The UKCCSRC specialist meeting “Geophysical Modelling for CO2 Storage, Monitoring and Appraisal” hosted at the University of Leeds on 3 November, 2015 welcomed 31 people from 12 institutions across the UK. Nine universities were represented: Cranfield University, Heriot-Watt University, Imperial College, Loughborough University, University of Bristol, University of Cambridge, University of Edinburgh, University of Leeds and University of Sheffield. Other participants were from various government institutions/laboratories and/or industry such as the National Oceanography Centre, Southampton, Energy Geoscience, Lawrence Berkeley National Laboratory, British Geological Survey and Statoil ASA.
The keynote speaker was Jonny Rutqvist from the Lawrence Berkeley National Laboratory who shared his knowledge on fault reactivation, induced seismicity, and leakage during underground CO2 injection. Andrew Cavanagh of Statoil Research followed with a summary of his research on “The sensitivity of CO2 storage simulations to pressure artefacts: indications from the Sleipner benchmark model”.
Following the break, Anna Stork of the University of Bristol discussed passive seismic monitoring for CO2 storage sites while Giorgos Papageorgiou of University of Edinburgh/DiSECCS presented on the advances in rock physics modelling and improved estimation of CO2 saturation. Doug Angus of the University of Leeds addressed assessing uncertainty of time-lapse seismic response due to geo-mechanical deformation.
Quentin Fisher from the University of Leeds opened the first session of the afternoon with insights into coupled flow, geomechanical and geophysical modelling focusing on software tools and research gaps. Jim White of the BGS followed with a discussion on the monitoring, mapping and modelling of thin layers of injected CO2. Adriana Paluszny of Imperial College London/EPSRC CONTAIN project concluded with a summary of her work on numerical modelling of fracture growth and caprock integrity during CO2 injection. A strong theme coming across from the speakers was the need for continual comparison between modelling results and recorded data.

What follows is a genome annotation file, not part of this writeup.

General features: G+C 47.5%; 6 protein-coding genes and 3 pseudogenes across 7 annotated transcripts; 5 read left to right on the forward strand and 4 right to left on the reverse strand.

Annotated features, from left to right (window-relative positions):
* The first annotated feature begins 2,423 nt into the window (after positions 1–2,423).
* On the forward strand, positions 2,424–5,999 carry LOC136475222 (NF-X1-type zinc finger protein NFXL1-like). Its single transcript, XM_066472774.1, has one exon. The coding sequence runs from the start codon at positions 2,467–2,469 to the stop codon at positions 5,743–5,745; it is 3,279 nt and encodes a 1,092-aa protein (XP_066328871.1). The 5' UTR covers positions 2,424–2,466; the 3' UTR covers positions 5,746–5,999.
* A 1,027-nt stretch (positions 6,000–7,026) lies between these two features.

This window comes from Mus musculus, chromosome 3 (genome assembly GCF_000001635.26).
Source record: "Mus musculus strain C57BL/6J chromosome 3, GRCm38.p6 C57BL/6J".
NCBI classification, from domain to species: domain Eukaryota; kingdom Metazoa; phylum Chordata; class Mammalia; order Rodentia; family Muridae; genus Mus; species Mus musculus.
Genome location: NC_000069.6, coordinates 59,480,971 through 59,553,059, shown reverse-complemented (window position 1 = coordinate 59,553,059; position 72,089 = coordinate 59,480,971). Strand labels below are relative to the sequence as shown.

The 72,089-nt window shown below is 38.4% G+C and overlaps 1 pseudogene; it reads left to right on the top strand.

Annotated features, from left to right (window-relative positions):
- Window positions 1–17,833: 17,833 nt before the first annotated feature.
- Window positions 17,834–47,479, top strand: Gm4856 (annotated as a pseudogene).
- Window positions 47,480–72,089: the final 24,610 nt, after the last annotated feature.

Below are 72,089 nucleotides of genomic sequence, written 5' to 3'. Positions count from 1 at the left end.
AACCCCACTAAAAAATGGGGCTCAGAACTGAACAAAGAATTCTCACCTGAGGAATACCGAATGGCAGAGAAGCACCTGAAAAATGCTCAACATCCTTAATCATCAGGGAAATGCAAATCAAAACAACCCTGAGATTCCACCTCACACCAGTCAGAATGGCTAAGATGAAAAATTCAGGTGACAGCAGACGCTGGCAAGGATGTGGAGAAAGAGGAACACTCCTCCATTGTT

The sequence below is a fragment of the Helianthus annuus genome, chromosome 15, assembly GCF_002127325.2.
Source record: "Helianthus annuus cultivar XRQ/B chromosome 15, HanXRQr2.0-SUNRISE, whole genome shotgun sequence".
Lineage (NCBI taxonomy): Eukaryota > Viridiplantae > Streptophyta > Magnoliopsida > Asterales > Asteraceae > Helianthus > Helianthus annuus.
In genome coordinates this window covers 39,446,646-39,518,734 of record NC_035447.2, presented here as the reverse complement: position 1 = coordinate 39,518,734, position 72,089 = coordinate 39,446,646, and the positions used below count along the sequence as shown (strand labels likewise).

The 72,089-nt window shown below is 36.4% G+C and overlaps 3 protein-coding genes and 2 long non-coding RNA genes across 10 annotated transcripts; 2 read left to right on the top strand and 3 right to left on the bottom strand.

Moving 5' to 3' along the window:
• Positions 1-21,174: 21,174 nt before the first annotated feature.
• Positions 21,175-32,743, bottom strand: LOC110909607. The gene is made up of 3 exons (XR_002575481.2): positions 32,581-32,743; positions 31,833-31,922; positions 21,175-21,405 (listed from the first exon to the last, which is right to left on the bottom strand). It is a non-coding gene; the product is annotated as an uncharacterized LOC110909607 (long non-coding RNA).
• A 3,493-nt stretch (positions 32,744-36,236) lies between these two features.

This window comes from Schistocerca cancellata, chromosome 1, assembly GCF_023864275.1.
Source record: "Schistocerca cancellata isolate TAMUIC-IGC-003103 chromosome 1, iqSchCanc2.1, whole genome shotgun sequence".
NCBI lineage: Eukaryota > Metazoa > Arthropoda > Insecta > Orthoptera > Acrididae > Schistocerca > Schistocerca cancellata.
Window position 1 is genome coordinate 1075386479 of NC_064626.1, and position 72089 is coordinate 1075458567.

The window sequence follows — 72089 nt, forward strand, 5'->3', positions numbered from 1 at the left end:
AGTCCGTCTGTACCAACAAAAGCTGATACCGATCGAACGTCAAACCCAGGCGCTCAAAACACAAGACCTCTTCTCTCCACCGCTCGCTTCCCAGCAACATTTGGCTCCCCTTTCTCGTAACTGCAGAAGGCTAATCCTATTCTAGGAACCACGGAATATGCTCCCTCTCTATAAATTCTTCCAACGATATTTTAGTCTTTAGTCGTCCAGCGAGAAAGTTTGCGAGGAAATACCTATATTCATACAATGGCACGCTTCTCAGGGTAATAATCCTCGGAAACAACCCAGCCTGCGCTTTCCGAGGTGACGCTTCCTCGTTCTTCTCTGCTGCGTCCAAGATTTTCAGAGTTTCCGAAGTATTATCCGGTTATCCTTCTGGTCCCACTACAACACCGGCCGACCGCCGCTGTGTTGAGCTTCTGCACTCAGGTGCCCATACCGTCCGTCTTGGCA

The final activity of the day was a networking and poster session during which Early Career Researchers (ECRs) were able to present their work and be evaluated for the chance of winning the poster competition. Laurence Cowton, a PhD student from the University of Cambridge emerged the winner with his poster “How thick is a thin layer? Monitoring CO2 injection at the Sleipner Field”.
Organisationally, the meeting was hitch-free. The participants expressed their satisfaction with the content presented at the meeting, which led us to conclude that the meeting was successful.
The ECR poster session was well received, however, the number of contributors was less than we anticipated, even with a £200.00 cash incentive. We concluded that a more targeted email to ECRs within UKCCSRC inscribed institutions may have boosted the participation. Several of the participants who were eligible for the competition were unaware of the prize until they attended the meeting.
We are pleased to have opened pathways for communication and possible collaborations with international partners through Jonny from LBNL as well as bring a new international perspective on discussions of CO2 storage in the UK. Jonny’s attendance also widened the impact of the meeting through discussions and a departmental presentation at the University of Leeds during his stay.Uncategorised